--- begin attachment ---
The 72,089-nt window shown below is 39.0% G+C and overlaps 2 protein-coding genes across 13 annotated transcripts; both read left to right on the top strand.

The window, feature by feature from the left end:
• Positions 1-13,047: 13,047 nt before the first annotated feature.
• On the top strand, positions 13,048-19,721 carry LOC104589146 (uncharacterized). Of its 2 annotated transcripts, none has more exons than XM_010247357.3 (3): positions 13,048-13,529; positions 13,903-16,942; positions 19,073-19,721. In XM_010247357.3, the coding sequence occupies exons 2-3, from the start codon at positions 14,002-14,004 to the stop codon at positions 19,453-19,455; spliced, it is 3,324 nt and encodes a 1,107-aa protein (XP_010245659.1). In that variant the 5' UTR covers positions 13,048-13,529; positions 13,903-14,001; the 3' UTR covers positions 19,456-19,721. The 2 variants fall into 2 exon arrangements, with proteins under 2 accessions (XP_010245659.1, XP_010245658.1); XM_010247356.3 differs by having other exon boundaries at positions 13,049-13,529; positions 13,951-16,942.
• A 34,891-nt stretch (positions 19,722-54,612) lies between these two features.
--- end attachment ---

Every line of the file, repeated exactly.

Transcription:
The 72,089-nt window shown below is 39.0% G+C and overlaps 2 protein-coding genes across 13 annotated transcripts; both read left to right on the top strand.

The window, feature by feature from the left end:
• Positions 1-13,047: 13,047 nt before the first annotated feature.
• On the top strand, positions 13,048-19,721 carry LOC104589146 (uncharacterized). Of its 2 annotated transcripts, none has more exons than XM_010247357.3 (3): positions 13,048-13,529; positions 13,903-16,942; positions 19,073-19,721. In XM_010247357.3, the coding sequence occupies exons 2-3, from the start codon at positions 14,002-14,004 to the stop codon at positions 19,453-19,455; spliced, it is 3,324 nt and encodes a 1,107-aa protein (XP_010245659.1). In that variant the 5' UTR covers positions 13,048-13,529; positions 13,903-14,001; the 3' UTR covers positions 19,456-19,721. The 2 variants fall into 2 exon arrangements, with proteins under 2 accessions (XP_010245659.1, XP_010245658.1); XM_010247356.3 differs by having other exon boundaries at positions 13,049-13,529; positions 13,951-16,942.
• A 34,891-nt stretch (positions 19,722-54,612) lies between these two features.